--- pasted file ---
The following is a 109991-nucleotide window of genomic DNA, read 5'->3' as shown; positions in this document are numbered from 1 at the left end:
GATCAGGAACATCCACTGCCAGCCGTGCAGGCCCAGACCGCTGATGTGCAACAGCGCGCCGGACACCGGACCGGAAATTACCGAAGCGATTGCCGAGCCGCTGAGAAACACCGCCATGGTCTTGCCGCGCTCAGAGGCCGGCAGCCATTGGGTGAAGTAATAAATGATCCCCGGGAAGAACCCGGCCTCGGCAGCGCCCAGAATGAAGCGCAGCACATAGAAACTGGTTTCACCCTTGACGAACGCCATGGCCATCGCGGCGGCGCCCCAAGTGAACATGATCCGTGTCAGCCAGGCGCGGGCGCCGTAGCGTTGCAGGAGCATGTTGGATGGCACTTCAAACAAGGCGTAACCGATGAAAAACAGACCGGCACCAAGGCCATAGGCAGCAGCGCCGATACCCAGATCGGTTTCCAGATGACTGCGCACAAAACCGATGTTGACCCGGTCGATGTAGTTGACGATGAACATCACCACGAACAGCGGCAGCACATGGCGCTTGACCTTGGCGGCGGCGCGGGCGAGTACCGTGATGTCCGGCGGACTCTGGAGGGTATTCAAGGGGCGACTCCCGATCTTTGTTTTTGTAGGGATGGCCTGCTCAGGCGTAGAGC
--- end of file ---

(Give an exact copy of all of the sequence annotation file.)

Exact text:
The following is a 109991-nucleotide window of genomic DNA, read 5'->3' as shown; positions in this document are numbered from 1 at the left end:
GATCAGGAACATCCACTGCCAGCCGTGCAGGCCCAGACCGCTGATGTGCAACAGCGCGCCGGACACCGGACCGGAAATTACCGAAGCGATTGCCGAGCCGCTGAGAAACACCGCCATGGTCTTGCCGCGCTCAGAGGCCGGCAGCCATTGGGTGAAGTAATAAATGATCCCCGGGAAGAACCCGGCCTCGGCAGCGCCCAGAATGAAGCGCAGCACATAGAAACTGGTTTCACCCTTGACGAACGCCATGGCCATCGCGGCGGCGCCCCAAGTGAACATGATCCGTGTCAGCCAGGCGCGGGCGCCGTAGCGTTGCAGGAGCATGTTGGATGGCACTTCAAACAAGGCGTAACCGATGAAAAACAGACCGGCACCAAGGCCATAGGCAGCAGCGCCGATACCCAGATCGGTTTCCAGATGACTGCGCACAAAACCGATGTTGACCCGGTCGATGTAGTTGACGATGAACATCACCACGAACAGCGGCAGCACATGGCGCTTGACCTTGGCGGCGGCGCGGGCGAGTACCGTGATGTCCGGCGGACTCTGGAGGGTATTCAAGGGGCGACTCCCGATCTTTGTTTTTGTAGGGATGGCCTGCTCAGGCGTAGAGC